McArdle gave up one unearned run on three hits in 5.1 innings, allowing one hit to start the night but then retiring 11 in a row and not permitting another Spartan to reach base until the fifth. Rookie reliever A.J. Vanegas replaced McArdle when he allowed a second hit in the sixth and bobbled a pop up in the infield to let the score slip to a close 2-1.
Vanegas threw 1.2 scoreless innings and struck out Andrew Rodriguez to work out of a tough jam in the seventh. The freshman has given up only two runs over his last 15.1 innings.
He eventually turned the ball over to junior Chris Reed, who closed out the game with four strikeouts for his fifth save of the season. Reed twirled a perfect eighth and struck out the side in the ninth, giving up only a leadoff single on the first pitch.
The Stanford lineup scored its three runs in the middle portion of the game, with the first strike coming off of starting Spartan pitcher Roberto Padilla (8-4). Padilla gave up three hits over the first five innings to take the loss.
Senior catcher Zach Jones doubled in the fourth and soon scored off a sacrifice fly to center from freshman utility Brian Ragira. Ragira later crossed the plate in the sixth for a second Stanford run after singling, stealing second, moving over to third on a ground out and scoring on a wild pitch from Eric LeBaron.
The third Cardinal run was the product of an RBI single from sophomore outfielder Tyler Gaffney, who settled in to a hitting groove several weeks ago and has been consistently hitting for the Card ever since.
Sophomore Stephen Piscotty remains Stanford's main outstanding force in the starting lineup, as he continues to watch his average rise. Now hitting .356 on the season with a team-best of 17 multi-hit games, Piscotty's average is fourth best in the Pac-10.
His classmate Kenny Diekroeger is producing similarly spectacular achievements, as yesterday the shortstop was named first team academic all-district. A starting infielder for each of the last two seasons, Diekroeger carries a 3.68 cumulative GPA and is now eligible to be considered for the Academic All-American team, in addition to maintaining a .308 batting average, 22 RBIs and 23 runs.
The Card's good luck has continued thus far against Washington. On Friday night Fireworks Night, Stanford ran away from the visiting Huskies in a 6-2 win. Mark Appel (4-5) struck out nine, giving the Huskies just two runs, one earned, in 8.0 innings. Chris Reed earned the save, recording the final three outs on a double play and a ground out.
Most of the action came early: Stanford led 5-1 after four innings, with a two-run Kenny Diekroeger double, a Tyler Gaffney triple (his fifth, a Pac-10 high), and a first inning sac fly and fielder's choice accounting for the runs. Appel thrilled the season-high announced crowd of 3,202 with nine strikeouts, besting his previous career best of seven Ks.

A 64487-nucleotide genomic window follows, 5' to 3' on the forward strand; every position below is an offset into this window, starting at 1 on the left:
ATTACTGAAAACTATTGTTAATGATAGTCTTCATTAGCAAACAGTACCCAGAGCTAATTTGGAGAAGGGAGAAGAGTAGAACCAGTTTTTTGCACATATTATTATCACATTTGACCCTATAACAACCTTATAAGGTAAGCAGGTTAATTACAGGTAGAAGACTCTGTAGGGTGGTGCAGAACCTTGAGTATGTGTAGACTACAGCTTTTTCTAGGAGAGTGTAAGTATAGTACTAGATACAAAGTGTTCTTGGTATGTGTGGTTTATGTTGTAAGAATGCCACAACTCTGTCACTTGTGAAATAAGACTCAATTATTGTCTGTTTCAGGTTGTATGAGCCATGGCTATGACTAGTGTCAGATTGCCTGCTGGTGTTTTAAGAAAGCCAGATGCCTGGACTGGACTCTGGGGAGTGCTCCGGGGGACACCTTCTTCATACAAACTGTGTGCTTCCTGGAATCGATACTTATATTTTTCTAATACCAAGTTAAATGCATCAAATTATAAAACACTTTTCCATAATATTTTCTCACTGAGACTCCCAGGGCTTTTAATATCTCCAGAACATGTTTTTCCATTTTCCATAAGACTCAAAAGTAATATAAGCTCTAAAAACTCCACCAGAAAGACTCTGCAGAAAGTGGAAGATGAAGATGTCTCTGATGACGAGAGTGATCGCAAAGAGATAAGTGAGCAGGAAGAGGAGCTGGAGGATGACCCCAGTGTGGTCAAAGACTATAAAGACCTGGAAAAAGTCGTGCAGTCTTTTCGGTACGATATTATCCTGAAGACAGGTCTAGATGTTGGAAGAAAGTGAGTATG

Then, on Saturday, Stanford used an awful lot of contact hitting – and a rally monkey – to clinch an 8-7 win, improving to 24-16 on the season, 8-9 in the Pac-10.
Of the Card's 20 hits on the game, the first 19 were all singles. Scratching out the hits worked well enough, as Stanford scored two runs in each of the fifth, sixth and seventh innings, flipping an early 3-1 Husky lead into a 7-3 Card advantage.
Then, however, came the top of the eighth, and the visiting Huskies rallied with a big inning. After seven solid innings from Danny Sandbrink, Chris Reed entered in the eighth, and promptly surrendered five straight hits. The last of those consecutive hits was a two-run single, and a sacrifice bunt and an RBI groundout followed before Reed could get out of the inning with the score now knotted, 7-7.
The bottom of the eighth and the top of the ninth were scoreless – though Reed did let the potential game-winning runner advance to scoring position at second base. A bottom of the ninth rally would give Reed the win, improving his record to 3-2, but his ERA, and perhaps management's confidence in their reliever, suffered in the wake of his second blown save.
Still, Reed's struggles are a footnote, instead of a headline, because of Stanford's 20th and final hit of the night. What a time for an extra-base hit, as Zach Jones started the inning out with a double. Jones advanced to third on a fly out, before Washington intentionally walked a batter, struck out Kenny Diekroeger, and then intentionally walked another batter, creating the force at home. So it was with two outs, the bases loaded and an 0-2 count in the bottom of the ninth that Dave Guiliani sent a routine grounder to Husky second baseman Willy Reed. The grounder, however, was anything but routine for Reed, as he bobbled the certain out, allowing Jones to score the game-winning run on the error.
Stanford baseball will take ‘em however they can in a season that's seen its shares of ups and downs. Stay tuned to The Bootleg as the next month or two plays out.
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